You have a customer that loves what your company does for them. The account team has creatively solved a challenge, aligned with their Key Decision Makers, and is helping them meet their objectives year over year. You are delivering value and the account is highly profitable. The customer loves you and loves your solution.
You say to yourself:
“Self, I Think We Can Take This Solution to Market and Sell More Accounts Just Like This One”
So, you create a catchy name for the solution, build a web page, fire up the marketing process, develop a bunch of sales materials, and start having conversations with similar companies…
You get meetings with executives in these accounts. You may even get to proposal stage with a few. But nobody buys your solution…
A Single Customer Doesn’t Necessarily Represent the Needs of the Market
Companies often have unique programs or applications that were developed for a single account, which they try to replicate across other similar customers. These attempts regularly fail because they haven’t done the research and market validation needed to ensure they understand the problem, solution requirements, value, and buying process across a broader set of customers. A product development process helps to minimize the risk of failure, by methodically gathering customer input and market insight, then testing your assumptions with potential buyers before making significant investments.
When managed correctly, a product development process will also ensure that you maximize the revenue & profit opportunity. By identifying critical features, planning for needed investments, and validating the message with customers prior to launch, organizational readiness can lead to highly successful growth initiatives.
When companies skip these validation steps, the results can be financially damaging, and worse, disheartening for the organization. At a minimum, companies seeking to launch a new product into the market should focus on these areas:
Four Keys to Success
Interview Key Decision Makers in Your Existing Account. This will give you the perspective you need to approach similar buyers. Be sure to ask: How do they perceive the value you are creating for them? How would they describe what you do? What is the most critical aspect of your solution? Do they think there are other competitors who could provide the same solution? Be sure to clearly define the compelling event(s) that caused them to buy. Was there a change in the customer’s business strategy? Did the regulatory environment change? Was there a financial event? Did a market trend suddenly shift? Also – be sure to understand how your solution fits in the overall picture of the account. Are there other processes that happen upstream and downstream from your solution? What conditions need to be in place for your solution to work? Are there other companies involved in the overall value chain?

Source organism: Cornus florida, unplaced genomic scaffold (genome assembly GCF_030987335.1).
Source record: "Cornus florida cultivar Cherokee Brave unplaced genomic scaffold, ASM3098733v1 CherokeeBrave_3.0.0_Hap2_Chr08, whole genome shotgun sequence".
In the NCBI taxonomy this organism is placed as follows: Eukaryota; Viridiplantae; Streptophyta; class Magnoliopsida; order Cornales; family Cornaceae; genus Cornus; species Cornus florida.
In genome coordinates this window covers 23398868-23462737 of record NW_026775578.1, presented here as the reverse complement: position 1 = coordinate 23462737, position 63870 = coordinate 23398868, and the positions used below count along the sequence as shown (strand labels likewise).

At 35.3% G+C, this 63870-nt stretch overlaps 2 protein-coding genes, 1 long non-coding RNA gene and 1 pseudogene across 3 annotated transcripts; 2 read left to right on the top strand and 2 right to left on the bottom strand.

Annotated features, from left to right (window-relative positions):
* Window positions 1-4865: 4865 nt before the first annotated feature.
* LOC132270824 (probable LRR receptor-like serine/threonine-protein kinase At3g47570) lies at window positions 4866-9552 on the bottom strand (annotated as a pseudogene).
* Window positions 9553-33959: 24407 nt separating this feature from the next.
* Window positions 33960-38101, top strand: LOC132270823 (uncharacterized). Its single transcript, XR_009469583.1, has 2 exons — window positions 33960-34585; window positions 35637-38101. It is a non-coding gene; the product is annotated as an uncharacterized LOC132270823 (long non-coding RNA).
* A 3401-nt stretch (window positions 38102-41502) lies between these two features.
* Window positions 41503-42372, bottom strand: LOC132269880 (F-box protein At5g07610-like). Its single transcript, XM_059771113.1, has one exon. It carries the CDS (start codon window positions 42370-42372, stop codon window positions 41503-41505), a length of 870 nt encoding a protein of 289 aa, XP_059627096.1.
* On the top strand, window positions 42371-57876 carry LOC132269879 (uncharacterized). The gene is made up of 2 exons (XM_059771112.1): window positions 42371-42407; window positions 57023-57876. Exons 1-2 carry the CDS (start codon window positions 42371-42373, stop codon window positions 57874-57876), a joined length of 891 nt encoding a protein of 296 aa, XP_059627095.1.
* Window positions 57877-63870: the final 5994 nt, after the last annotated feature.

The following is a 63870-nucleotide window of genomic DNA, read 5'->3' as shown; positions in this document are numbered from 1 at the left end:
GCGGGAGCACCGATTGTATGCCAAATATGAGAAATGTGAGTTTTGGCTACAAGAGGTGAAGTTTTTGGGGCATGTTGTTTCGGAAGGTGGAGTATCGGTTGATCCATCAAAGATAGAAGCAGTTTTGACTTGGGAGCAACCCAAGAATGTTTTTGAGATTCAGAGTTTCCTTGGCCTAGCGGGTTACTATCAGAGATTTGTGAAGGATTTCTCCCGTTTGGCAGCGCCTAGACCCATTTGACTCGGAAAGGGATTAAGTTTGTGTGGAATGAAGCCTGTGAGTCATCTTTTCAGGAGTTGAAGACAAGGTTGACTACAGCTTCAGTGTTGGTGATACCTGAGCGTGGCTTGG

Conduct Market Research. This step will give you the context of the industry for which you are trying to launch the solution, providing insight into the number of potential customers and competitors. What macro trends are impacting the industry? Who are the major thought leaders or influencers in the market? What competitors are already providing solutions? How many customers are likely to be experiencing the same Compelling Event?
Formulate a Solution Hypothesis. A solid solution hypothesis will cover both product and market assumptions, along with financial expectations:
Product Assumptions include problem and solution definitions, key metrics for success, and your unique value proposition.
Market Assumptions should focus on identifying key market segments, likely competitors, your advantages, and the sales process.
Financial Expectations will estimate revenue/profit streams, along with capital & expense requirements.
Test Your Hypothesis. You’ve done all this work and have terrific insight, so how could you not be successful? Because you haven’t tested your hypothesis with real buyers. It is very important that you have a series of “non-selling” conversations with companies that represent the target market. This is a critical “moment of truth.” Yes, it can be disheartening if potential customers tell you “that’s a stupid idea.” But it’s much better to learn this before you whip your sales team into a frenzy about a new solution. There’s nothing worse than having your sales team be the ones to discover that the solution isn’t viable.
Product development success requires discipline, just like any other aspect of running a business. When you follow a structured development process, you build confidence across the organization, minimize financial risk, and increase the likelihood of a successful launch.
For more information about product development and marketing, visit http://www.butlerstreetllc.com/marketing-resources